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Yes Prime Minister

By Steve Landau

If you liked the early-'80s British comedy Yes Minister, you'll want to follow it to its natural conclusion: Yes, Prime Minister, in which Jim Hacker, onetime Minister for Administrative Affairs, is named (you guessed it) prime minister. Your stiff upper lip will dissolve into a broad grin as you watch Paul Eddington reprise his role as the well-intentioned but somewhat naive Hacker, who is desperately trying to make his mark on the government, yet is constantly running into bureaucratic brick walls. Oscar nominee Nigel Hawthorne returns as Sir Humphrey Appleby (now Cabinet Secretary) and Derek Fowlds is back as Bernard Woolley, Hacker's principal personal secretary, rounding out the superb cast that helped make the first series so brilliantly funny. The finely honed, witty dialogue is first-rate, and no other comedy series on either side of the Atlantic has ever spoofed politics and government as skillfully or as smartly as Yes Minister and Yes, Prime Minister (reputedly Margaret Thatcher's favorite television series). The episodes' plots are convoluted (just like real politics!) and the show is definitely a thinking person's comedy, but the ends tie up neatly in a Seinfeldian manner and the laughs keep things moving at a brisk pace. Finally, a situation comedy for the political cynic in all of us.

 

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 Your Memories Shared!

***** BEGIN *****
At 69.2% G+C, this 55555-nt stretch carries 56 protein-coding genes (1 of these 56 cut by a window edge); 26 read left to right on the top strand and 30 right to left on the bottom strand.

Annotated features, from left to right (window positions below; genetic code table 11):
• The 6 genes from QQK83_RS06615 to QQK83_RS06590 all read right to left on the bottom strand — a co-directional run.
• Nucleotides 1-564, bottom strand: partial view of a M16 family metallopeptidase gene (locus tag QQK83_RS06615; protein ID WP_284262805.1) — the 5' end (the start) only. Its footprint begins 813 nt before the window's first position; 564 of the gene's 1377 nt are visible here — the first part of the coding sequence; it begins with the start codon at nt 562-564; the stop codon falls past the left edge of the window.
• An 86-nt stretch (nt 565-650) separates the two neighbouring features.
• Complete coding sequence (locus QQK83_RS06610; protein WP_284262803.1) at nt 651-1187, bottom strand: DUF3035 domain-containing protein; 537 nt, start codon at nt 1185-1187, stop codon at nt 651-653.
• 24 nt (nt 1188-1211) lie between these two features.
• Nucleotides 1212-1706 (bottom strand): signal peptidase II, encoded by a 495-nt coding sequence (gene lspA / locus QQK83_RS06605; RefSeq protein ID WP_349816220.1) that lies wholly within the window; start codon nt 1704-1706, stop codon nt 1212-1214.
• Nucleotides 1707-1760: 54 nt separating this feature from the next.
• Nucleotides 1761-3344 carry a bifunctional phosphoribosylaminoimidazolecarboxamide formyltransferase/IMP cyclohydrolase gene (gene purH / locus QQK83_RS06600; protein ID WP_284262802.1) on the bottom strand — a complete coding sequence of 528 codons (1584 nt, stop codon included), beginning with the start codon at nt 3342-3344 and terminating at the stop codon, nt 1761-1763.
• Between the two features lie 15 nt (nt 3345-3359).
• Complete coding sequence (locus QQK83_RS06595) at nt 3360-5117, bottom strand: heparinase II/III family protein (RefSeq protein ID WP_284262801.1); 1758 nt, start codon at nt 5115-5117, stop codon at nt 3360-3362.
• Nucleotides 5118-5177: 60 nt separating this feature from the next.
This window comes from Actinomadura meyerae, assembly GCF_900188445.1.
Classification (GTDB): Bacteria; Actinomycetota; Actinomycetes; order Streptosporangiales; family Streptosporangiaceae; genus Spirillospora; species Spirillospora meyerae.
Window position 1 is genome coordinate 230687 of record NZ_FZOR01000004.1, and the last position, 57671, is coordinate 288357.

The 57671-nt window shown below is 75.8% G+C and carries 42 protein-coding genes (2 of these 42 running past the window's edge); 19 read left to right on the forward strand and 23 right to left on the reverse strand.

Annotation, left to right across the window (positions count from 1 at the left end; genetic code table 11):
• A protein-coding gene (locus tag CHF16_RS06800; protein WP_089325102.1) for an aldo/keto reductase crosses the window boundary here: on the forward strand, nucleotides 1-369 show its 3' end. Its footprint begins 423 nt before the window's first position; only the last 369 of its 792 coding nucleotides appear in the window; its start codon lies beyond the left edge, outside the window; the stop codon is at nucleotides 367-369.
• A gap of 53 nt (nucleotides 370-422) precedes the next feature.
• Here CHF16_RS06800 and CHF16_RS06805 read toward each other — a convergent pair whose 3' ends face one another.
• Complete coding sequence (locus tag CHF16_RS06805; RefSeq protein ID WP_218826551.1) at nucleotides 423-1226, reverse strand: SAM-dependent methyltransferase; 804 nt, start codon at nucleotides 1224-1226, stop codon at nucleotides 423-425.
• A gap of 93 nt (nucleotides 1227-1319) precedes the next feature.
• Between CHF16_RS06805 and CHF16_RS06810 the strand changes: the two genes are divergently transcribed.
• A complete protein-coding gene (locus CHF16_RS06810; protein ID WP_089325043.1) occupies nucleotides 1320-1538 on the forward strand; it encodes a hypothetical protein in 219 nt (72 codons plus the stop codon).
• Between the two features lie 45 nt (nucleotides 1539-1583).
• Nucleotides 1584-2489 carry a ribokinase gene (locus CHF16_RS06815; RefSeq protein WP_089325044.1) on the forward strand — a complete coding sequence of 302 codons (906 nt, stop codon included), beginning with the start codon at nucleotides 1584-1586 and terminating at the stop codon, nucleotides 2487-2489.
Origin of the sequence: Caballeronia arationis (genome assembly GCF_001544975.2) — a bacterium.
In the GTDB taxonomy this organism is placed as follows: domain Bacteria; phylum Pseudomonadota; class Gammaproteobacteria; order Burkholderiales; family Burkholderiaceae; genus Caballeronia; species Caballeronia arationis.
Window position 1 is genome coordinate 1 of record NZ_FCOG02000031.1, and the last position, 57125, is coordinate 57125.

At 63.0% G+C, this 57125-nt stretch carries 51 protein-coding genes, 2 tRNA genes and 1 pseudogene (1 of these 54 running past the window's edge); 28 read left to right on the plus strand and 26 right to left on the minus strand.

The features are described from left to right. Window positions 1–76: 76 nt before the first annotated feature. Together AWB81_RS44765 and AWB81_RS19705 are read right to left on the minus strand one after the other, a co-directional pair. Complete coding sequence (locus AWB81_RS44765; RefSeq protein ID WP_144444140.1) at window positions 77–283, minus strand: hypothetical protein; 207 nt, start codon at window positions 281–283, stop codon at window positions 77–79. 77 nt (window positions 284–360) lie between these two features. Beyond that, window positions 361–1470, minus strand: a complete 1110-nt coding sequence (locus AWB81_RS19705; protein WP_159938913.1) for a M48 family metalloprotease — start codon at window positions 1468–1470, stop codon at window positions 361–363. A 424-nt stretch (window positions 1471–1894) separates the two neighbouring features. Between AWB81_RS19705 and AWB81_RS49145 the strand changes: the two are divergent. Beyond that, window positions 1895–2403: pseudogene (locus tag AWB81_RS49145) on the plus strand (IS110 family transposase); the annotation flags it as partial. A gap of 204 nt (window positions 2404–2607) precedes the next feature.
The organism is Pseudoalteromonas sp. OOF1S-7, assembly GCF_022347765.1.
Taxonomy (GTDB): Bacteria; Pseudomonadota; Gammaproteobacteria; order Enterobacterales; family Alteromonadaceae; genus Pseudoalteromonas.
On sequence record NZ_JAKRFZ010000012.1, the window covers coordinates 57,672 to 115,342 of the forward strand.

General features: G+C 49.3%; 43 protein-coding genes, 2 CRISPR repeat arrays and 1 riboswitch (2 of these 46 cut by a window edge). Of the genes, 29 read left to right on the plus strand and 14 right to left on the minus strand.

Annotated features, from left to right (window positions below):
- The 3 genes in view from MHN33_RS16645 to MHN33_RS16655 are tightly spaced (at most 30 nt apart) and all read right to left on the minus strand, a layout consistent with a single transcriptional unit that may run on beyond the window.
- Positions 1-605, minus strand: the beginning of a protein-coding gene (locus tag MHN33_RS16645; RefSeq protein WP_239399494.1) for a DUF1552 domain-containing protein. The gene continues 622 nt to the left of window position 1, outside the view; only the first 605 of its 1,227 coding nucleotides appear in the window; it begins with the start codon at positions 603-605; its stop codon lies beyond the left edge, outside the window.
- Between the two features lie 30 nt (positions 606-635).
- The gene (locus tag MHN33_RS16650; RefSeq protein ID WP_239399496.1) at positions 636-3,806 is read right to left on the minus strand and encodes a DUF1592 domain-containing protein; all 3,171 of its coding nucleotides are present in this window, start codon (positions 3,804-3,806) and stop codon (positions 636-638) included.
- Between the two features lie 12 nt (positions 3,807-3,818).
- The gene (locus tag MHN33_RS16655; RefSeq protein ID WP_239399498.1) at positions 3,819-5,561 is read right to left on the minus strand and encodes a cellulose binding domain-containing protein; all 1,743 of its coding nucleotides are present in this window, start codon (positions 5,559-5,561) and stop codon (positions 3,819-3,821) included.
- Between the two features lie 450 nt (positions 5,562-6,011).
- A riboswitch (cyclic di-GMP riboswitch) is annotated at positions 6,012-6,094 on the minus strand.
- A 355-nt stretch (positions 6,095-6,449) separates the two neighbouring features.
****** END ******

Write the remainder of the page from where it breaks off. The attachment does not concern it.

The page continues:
"Perhaps the most briliant show ever written. Political satire at of the highest order. The cast well chosen the show well acted. It's only a shame more Americans do not get the chance to see this show."

--TommyGunner

"I believe that Bernard actually gets the best lines of dialogue, especially his 'irregular verb' observations."

--Anonymous

"I started watching "Yes, Minister" as a shallow 20 year old Brit with very little political awareness, and found it funny if, at times, somewhat confusing. Many years later, I caught a repeat and went on to buy the book: it made more sense this time round - definitive political satire, with a great feeling of the lack of power of those supposedly in power, and the reasons why. Although I never actually saw any of the "Yes, Prime Minister" episodes, I once again bought the book and was immediately struck by the more sinister side of the political system. The series was still funny, but the politics seem to have been elevated, in parts, almost to text-book level with a corresponding decrease in the amount of humour. Still, intelligent comedy at its best. "

--Myron Tkaczuk

 

TV TIDBITS

Aired: 1985-1987

Cast: Paul Eddington, Nigel Hawthorne, Derek Fowlds

Network: BBC

Genre: Sitcom

Theme song

Spinoff of: Yes Minister

Image courtesy of the BBC


   
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